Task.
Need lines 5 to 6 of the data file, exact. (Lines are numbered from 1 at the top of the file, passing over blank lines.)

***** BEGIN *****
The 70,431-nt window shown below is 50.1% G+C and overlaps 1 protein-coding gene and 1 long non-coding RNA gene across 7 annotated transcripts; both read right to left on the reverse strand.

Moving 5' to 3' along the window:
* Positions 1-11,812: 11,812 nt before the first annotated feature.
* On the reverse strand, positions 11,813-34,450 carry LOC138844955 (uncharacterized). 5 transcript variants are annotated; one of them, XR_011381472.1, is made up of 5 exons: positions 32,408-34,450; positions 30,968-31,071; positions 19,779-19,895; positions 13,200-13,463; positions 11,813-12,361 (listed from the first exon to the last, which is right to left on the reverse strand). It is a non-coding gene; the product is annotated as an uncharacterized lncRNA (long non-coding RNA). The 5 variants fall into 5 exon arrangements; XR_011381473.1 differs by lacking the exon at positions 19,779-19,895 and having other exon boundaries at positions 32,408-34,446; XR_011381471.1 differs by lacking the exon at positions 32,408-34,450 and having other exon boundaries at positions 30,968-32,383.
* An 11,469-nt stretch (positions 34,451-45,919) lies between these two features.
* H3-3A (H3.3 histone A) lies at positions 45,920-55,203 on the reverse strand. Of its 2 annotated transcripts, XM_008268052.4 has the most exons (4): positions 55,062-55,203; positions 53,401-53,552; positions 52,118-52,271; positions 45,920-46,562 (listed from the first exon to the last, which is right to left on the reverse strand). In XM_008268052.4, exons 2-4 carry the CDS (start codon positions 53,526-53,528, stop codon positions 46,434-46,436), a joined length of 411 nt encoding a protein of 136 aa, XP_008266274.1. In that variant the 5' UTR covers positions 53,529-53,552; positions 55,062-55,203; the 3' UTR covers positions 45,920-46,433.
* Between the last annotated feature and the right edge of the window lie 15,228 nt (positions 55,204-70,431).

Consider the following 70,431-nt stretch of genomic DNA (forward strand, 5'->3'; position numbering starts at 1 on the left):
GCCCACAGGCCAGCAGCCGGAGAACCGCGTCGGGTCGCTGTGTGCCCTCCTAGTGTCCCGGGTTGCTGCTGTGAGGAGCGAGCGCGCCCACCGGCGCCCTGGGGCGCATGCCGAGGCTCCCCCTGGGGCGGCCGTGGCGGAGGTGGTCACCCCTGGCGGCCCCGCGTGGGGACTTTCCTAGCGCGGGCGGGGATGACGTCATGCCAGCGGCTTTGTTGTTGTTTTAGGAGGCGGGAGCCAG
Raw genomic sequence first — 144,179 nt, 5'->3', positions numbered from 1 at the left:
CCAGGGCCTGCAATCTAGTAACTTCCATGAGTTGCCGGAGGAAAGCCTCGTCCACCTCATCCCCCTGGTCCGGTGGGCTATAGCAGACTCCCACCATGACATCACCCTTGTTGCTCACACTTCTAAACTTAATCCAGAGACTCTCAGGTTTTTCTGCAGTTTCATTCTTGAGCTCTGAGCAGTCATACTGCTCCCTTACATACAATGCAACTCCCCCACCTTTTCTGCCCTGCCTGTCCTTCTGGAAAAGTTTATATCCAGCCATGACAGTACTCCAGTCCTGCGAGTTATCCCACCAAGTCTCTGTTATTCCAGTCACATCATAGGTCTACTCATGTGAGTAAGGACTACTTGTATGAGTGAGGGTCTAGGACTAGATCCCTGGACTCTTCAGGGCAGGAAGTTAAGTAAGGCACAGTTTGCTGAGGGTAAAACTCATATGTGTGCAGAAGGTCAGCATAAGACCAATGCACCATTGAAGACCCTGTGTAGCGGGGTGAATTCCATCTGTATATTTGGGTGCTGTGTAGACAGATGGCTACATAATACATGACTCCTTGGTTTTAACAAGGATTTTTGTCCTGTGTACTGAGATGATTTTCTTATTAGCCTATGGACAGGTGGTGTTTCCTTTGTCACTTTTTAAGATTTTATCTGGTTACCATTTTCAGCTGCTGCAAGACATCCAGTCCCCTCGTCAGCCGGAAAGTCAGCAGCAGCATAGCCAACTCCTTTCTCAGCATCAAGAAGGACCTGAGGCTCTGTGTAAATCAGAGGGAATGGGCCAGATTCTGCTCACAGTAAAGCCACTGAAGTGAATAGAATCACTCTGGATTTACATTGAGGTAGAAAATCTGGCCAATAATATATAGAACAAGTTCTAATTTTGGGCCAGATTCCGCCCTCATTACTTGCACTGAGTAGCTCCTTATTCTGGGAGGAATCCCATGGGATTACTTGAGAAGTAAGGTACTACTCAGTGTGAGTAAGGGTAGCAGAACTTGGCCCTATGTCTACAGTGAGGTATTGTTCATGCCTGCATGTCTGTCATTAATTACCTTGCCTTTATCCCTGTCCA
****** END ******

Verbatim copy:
* An 11,469-nt stretch (positions 34,451-45,919) lies between these two features.
* H3-3A (H3.3 histone A) lies at positions 45,920-55,203 on the reverse strand. Of its 2 annotated transcripts, XM_008268052.4 has the most exons (4): positions 55,062-55,203; positions 53,401-53,552; positions 52,118-52,271; positions 45,920-46,562 (listed from the first exon to the last, which is right to left on the reverse strand). In XM_008268052.4, exons 2-4 carry the CDS (start codon positions 53,526-53,528, stop codon positions 46,434-46,436), a joined length of 411 nt encoding a protein of 136 aa, XP_008266274.1. In that variant the 5' UTR covers positions 53,529-53,552; positions 55,062-55,203; the 3' UTR covers positions 45,920-46,433.